Partnerware’s recent exit from the PRM (partner relationship management) space is the latest reminder for IT buyers that the software industry is not at its most stable point right now. Even one-time stalwarts, such as Siebel, are experiencing difficulty; certainly, cutbacks in staff have become endemic across the industry.
While it seems reasonably certain that Siebel, Oracle and SAP will remain long-term viable companies, despite the short-term woes in the economy, the same cannot be said for the smaller, newer firms that are usually privately held.
The answer may seem obvious to some: To avoid the disruption that inevitably follows the failure of a software vendor, stick with the big names. There is a certain validity to this strategy. However — often for competitive reasons — some companies want to avail themselves of the best-of-breed applications that many of these newer firms offer — their lamentable lack of a track record, notwithstanding.
“Point solutions will always have a certain appeal, even though there is certainly a lot of consolidation going on,” Robb Eklund, vice president of marketing for PeopleSoft, told CRM Buyer Magazine. “We continue to see innovation in small startups.”
Creative Due Diligence
These cases call for a stringent, not to mention creative, due-diligence process. The problem is, how does one determine the viability of a company that does not have to file — and now certify — public financial statements?For starters, ask to see the books anyway, Rob Novick, vice president of North Highland Consultancy, told CRM Buyer. “If a vendor really wants your business, it will open its books to you.”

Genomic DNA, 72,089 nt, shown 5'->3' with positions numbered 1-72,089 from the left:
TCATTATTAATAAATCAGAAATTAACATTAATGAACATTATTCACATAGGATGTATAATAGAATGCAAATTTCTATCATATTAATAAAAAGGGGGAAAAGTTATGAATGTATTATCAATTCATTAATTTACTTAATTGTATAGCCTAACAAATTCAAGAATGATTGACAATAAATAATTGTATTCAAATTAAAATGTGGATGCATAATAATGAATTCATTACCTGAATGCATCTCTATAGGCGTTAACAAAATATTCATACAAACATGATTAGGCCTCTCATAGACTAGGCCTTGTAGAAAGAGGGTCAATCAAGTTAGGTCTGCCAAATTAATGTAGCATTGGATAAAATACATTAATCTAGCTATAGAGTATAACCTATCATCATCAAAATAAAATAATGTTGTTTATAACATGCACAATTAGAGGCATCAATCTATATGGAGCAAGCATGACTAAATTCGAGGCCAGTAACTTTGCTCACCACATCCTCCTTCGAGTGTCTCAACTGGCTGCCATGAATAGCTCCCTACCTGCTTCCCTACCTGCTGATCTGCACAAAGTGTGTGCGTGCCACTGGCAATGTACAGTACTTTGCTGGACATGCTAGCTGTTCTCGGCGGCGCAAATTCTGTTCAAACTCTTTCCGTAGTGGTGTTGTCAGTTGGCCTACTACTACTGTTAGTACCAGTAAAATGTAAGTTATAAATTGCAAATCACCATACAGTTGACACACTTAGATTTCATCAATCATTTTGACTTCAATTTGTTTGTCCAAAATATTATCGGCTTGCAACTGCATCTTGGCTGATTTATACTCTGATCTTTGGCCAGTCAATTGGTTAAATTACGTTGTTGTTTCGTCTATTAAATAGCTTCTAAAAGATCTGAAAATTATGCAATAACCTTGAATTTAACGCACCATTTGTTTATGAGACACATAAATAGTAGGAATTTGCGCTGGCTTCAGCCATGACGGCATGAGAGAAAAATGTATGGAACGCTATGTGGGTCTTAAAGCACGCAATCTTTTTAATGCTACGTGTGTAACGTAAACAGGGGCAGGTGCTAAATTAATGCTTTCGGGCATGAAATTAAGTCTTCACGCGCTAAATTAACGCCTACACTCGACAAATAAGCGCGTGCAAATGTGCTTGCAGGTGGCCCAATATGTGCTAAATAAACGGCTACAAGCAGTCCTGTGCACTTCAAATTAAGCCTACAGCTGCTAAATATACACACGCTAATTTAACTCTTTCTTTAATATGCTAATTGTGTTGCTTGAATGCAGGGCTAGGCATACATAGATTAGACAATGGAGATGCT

Such requests are routine, according to Chris Heidelberger, CEO of privately held PRM vendor ChannelWave.
While many of these companies are not yet profitable, that is not really the metric to focus on anyway, although it is always nice. Instead, ask about the run or burn rate.At a bare minimum, you want a company that has at least six months of cash on hand.Other factors to consider include the percentage of revenue that is plowed back into R&D, who are the major customers — and are they experiencing trouble — and how much revenue comes from license fees versus services.
But wary buyers should look at more subjective metrics, as well. Novick suggests examining the client list. A large company is unlikely to let a strategic vendor go out of business; in a worse-case scenario, it may simply acquire it.
There is always something a company can use to get a handle on a vendor, Gareth Herschel, research director for Gartner, told CRM Buyer. “Ask yourself, how motivated is the owner or CEO? How realistic is the vendor’s development schedule? Is the sales process well organized?”
If a company does decide to go ahead, he suggests that it “watch for significant diversion of resources away from product development, and demand monthly updates of the product development road map, and let the vendor know you are attaching great importance to its claims.”
Partners and Clients
Herschel also suggested that prospective buyers examine the quality of partnerships a vendor has with other companies. If a partnership with, say, an integrator is a significant one, it is likely to have at least one full-time employee dedicated to managing it. If, instead, there is one employee who manages a score of such partnerships, it is more likely that these relationships mainly exist in press release form, he said.
Herschel also advises would-be buyers to examine the client list, but to keep in mind some caveats. He said that companies like AT&T, for example, “will typically have multiple relationships with vendors in the same space. What you need to look for is the depth of use of a certain application. If a vendor started with one group and then expanded the use of its application throughout the enterprise, then that is very impressive.
“On the other hand, if the vendor has stagnated in one division, it might be that it doesn’t have a good strategy of pushing further into that company.”